Our Approach

Learning Backed by Research

WILDD approaches learning scientifically, using research-based methods to successfully help those who are struggling with literacy, writing composition, and foundational math skills. WILDD’s curriculum and instruction is designed to cater to individuals with special learning needs, but this methodology can be equally effective with any student and WILDD does not require a diagnosis for enrollment. We accomplish this by integrating multisensory instruction in all of our programs, an educational strategy that has been shown to forge deeper understanding and long-term comprehension in studies of students with learning disabilities.1, 2 We also structure all of our content sequentially and systematically, starting with the very basics to remediate any gaps in our students’ knowledge–another technique that is shown to be successful with special-needs learners.3, 4 By providing our students with sequential, multisensory instruction, we are able to provide educational therapy that builds new neural pathways in the brain, often leading to the successful remediation of the disability. 5, 6

Learning at a Distance

WILDD is a pioneer in the world of online intervention instruction, having provided instruction at a distance for over 10 years. All of our students meet their instructors one-on-one and in real time–you’ll never have to log onto a learning platform to complete assignments on your own. We utilize simple adaptive technologies to keep our instruction multi-sensory, making our programs ideal for students with dyslexia/SLD who need or prefer to learn from home. Individualized instruction from home can also help mitigate the stress and anxiety many students feel when tackling similar studies in a group-learning environment.

Learning Designed for You

All of WILDD’s programs are designed for one instructor and one student, meaning that you or your child will receive personalized instruction delivered at your pace. Learning one-on-one can help to mitigate some of the anxiety that individuals with learning difficulties often feel when learning in a group. This method also allows our instructors to teach for mastery–every topic is covered extensively until the student can fully understand and utilize the concept being taught. Teaching until mastery is especially important for students with dyslexia/SLD–when students have fully mastered a particular concept, they are able to incorporate that concept subconsciously in their everyday use.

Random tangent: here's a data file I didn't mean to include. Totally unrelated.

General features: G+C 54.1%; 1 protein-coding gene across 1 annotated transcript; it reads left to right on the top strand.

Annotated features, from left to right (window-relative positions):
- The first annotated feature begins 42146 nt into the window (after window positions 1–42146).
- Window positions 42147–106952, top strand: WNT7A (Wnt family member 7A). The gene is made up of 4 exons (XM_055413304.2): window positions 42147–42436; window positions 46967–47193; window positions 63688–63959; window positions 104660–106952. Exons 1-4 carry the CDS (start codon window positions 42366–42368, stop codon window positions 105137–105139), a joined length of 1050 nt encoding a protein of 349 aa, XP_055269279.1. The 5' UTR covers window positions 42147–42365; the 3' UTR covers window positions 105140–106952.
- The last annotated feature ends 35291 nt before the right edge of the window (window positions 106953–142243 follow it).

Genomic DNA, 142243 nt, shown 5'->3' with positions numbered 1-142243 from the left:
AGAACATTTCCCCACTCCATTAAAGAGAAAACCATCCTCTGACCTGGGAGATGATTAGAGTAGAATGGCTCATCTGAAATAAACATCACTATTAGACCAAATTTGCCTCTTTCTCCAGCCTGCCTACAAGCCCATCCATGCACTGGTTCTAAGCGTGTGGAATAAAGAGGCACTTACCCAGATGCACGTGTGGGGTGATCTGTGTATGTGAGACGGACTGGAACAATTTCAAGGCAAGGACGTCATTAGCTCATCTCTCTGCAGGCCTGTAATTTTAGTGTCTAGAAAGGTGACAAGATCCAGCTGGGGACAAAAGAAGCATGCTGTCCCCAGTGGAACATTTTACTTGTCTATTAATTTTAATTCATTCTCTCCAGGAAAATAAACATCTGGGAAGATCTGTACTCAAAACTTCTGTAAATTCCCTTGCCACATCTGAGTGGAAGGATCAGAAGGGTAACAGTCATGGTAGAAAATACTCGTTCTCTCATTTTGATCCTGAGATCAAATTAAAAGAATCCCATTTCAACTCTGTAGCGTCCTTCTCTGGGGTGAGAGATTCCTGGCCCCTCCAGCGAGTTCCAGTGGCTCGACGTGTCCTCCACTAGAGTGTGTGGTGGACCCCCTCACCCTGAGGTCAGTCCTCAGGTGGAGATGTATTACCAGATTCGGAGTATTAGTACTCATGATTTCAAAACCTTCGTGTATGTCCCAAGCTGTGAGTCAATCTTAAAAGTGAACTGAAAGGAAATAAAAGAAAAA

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1 Oakland, T., Black, J. L., Stanford, G., Nussbaum, N. L., & Balise, R. R. (1998). An Evaluation of the Dyslexia Training Program: A Multisensory Method for Promoting Reading in Students with Reading Disabilities. Journal of Learning Disabilities, 31(2), 140–147. https://doi.org/10.1177/002221949803100204

2 S. Z. Ahmad, N. N. A. A. N. Ludin, H. M. Ekhsan, A. F. Rosmani and M. H. Ismail, “Bijak Membaca — Applying Phonic Reading Technique and Multisensory Approach with interactive multimedia for dyslexia children,” 2012 IEEE Colloquium on Humanities, Science and Engineering (CHUSER), Kota Kinabalu, 2012, pp. 554-559, doi: 10.1109/CHUSER.2012.6504375

3 Henry, M.K. Structured, sequential, multisensory teaching: The Orton legacy. Ann. of Dyslexia 48, 1–26 (1998). https://doi.org/10.1007/s11881-998-0002-9

4 Lovett, M. (1991). Reading, writing, and remediation: Perspectives on the dyslexic learning disability from remedial outcome data. Learning And Individual Differences3(4), 295-305. doi: 10.1016/1041-6080(91)90017-u

5 Huber, E., Donnelly, P.M., Rokem, A. et al. Rapid and widespread white matter plasticity during an intensive reading intervention. Nat Commun 9, 2260 (2018). https://doi.org/10.1038/s41467-018-04627-5

6 Munzer, T., Hussain, K., & Soares, N. (2020). Dyslexia: neurobiology, clinical features, evaluation and management. Translational Pediatrics9(S1), S36-S45. doi: 10.21037/tp.2019.09.07